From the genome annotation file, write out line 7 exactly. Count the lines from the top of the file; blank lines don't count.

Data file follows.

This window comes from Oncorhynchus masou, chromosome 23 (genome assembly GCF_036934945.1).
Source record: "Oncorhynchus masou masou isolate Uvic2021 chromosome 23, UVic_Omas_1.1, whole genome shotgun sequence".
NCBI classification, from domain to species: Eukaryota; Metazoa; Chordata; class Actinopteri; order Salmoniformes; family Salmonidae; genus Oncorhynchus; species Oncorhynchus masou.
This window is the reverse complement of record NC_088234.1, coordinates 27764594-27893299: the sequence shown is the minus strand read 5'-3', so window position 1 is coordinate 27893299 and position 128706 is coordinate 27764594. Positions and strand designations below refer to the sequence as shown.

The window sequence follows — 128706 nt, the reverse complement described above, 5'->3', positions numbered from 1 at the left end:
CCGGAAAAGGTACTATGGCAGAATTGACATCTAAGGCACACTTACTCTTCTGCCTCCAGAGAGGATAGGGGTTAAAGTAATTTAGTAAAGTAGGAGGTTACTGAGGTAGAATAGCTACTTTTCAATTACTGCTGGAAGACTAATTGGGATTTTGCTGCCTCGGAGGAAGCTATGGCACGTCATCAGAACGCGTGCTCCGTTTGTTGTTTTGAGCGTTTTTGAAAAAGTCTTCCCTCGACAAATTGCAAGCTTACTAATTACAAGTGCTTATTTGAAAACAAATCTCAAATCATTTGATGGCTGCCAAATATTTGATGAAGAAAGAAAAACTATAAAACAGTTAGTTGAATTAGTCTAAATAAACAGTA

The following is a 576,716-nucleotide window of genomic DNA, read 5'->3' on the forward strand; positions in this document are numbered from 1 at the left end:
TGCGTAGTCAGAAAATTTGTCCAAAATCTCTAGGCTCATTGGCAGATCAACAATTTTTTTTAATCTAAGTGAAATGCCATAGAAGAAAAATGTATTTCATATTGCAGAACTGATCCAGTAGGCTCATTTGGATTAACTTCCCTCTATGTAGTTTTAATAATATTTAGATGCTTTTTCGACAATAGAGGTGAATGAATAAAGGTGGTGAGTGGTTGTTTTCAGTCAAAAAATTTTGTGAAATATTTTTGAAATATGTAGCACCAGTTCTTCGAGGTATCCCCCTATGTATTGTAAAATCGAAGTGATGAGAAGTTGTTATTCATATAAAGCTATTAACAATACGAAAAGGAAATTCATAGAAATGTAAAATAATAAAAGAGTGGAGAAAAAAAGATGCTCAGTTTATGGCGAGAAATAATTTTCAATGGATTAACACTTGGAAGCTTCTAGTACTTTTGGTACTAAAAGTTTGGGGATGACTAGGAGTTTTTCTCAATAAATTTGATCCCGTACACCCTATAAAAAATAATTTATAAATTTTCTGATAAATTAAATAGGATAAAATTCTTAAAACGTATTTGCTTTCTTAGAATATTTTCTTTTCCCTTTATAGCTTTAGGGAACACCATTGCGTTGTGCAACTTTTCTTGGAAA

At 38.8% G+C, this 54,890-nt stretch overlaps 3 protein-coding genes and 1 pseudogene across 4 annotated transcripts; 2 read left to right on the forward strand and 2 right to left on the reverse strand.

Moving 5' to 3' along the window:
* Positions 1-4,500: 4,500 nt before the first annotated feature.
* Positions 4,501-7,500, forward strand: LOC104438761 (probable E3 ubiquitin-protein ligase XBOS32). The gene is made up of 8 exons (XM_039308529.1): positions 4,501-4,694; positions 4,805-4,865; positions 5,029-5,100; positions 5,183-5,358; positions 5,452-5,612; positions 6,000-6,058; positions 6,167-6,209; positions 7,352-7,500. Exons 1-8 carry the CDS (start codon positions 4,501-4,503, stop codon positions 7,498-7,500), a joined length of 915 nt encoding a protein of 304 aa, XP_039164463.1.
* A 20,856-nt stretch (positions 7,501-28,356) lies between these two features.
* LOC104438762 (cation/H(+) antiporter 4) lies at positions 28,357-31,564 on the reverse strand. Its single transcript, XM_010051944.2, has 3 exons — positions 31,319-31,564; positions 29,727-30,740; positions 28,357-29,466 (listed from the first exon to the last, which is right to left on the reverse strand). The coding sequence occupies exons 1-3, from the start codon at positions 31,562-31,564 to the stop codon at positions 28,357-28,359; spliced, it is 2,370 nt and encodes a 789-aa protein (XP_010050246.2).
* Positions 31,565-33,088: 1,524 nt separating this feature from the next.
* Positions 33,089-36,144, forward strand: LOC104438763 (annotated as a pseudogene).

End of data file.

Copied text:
The following is a 576,716-nucleotide window of genomic DNA, read 5'->3' on the forward strand; positions in this document are numbered from 1 at the left end: